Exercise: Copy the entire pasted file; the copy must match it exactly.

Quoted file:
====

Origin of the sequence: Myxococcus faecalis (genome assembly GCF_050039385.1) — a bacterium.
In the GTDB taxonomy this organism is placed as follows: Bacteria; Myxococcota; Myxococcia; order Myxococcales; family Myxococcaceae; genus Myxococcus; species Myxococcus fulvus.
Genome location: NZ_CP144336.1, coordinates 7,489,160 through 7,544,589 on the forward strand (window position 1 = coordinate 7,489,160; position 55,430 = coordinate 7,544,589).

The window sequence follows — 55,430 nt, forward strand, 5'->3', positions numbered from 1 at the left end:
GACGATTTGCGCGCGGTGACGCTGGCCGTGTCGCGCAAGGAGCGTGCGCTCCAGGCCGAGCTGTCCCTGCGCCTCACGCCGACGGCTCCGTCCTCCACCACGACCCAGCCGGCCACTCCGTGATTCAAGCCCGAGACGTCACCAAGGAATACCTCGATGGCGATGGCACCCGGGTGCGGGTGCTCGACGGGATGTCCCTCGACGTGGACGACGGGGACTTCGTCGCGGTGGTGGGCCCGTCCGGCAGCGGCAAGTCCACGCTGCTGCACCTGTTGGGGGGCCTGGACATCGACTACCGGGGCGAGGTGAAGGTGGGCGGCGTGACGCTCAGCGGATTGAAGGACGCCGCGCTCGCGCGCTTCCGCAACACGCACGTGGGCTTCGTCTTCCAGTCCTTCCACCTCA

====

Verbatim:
Origin of the sequence: Myxococcus faecalis (genome assembly GCF_050039385.1) — a bacterium.
In the GTDB taxonomy this organism is placed as follows: Bacteria; Myxococcota; Myxococcia; order Myxococcales; family Myxococcaceae; genus Myxococcus; species Myxococcus fulvus.
Genome location: NZ_CP144336.1, coordinates 7,489,160 through 7,544,589 on the forward strand (window position 1 = coordinate 7,489,160; position 55,430 = coordinate 7,544,589).

The window sequence follows — 55,430 nt, forward strand, 5'->3', positions numbered from 1 at the left end:
GACGATTTGCGCGCGGTGACGCTGGCCGTGTCGCGCAAGGAGCGTGCGCTCCAGGCCGAGCTGTCCCTGCGCCTCACGCCGACGGCTCCGTCCTCCACCACGACCCAGCCGGCCACTCCGTGATTCAAGCCCGAGACGTCACCAAGGAATACCTCGATGGCGATGGCACCCGGGTGCGGGTGCTCGACGGGATGTCCCTCGACGTGGACGACGGGGACTTCGTCGCGGTGGTGGGCCCGTCCGGCAGCGGCAAGTCCACGCTGCTGCACCTGTTGGGGGGCCTGGACATCGACTACCGGGGCGAGGTGAAGGTGGGCGGCGTGACGCTCAGCGGATTGAAGGACGCCGCGCTCGCGCGCTTCCGCAACACGCACGTGGGCTTCGTCTTCCAGTCCTTCCACCTCA